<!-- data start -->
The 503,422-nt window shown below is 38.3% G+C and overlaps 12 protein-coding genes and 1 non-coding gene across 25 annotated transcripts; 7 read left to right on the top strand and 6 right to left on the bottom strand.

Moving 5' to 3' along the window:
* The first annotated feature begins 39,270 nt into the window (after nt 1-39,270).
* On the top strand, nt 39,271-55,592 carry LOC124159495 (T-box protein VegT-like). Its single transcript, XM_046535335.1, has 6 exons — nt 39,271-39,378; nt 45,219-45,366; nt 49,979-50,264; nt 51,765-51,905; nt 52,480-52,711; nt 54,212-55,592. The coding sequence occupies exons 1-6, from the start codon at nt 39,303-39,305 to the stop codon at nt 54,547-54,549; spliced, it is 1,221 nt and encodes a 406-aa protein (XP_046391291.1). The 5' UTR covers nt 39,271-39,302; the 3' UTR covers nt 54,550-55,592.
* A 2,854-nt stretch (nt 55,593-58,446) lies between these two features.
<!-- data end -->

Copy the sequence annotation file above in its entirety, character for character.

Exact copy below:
The 503,422-nt window shown below is 38.3% G+C and overlaps 12 protein-coding genes and 1 non-coding gene across 25 annotated transcripts; 7 read left to right on the top strand and 6 right to left on the bottom strand.

Moving 5' to 3' along the window:
* The first annotated feature begins 39,270 nt into the window (after nt 1-39,270).
* On the top strand, nt 39,271-55,592 carry LOC124159495 (T-box protein VegT-like). Its single transcript, XM_046535335.1, has 6 exons — nt 39,271-39,378; nt 45,219-45,366; nt 49,979-50,264; nt 51,765-51,905; nt 52,480-52,711; nt 54,212-55,592. The coding sequence occupies exons 1-6, from the start codon at nt 39,303-39,305 to the stop codon at nt 54,547-54,549; spliced, it is 1,221 nt and encodes a 406-aa protein (XP_046391291.1). The 5' UTR covers nt 39,271-39,302; the 3' UTR covers nt 54,550-55,592.
* A 2,854-nt stretch (nt 55,593-58,446) lies between these two features.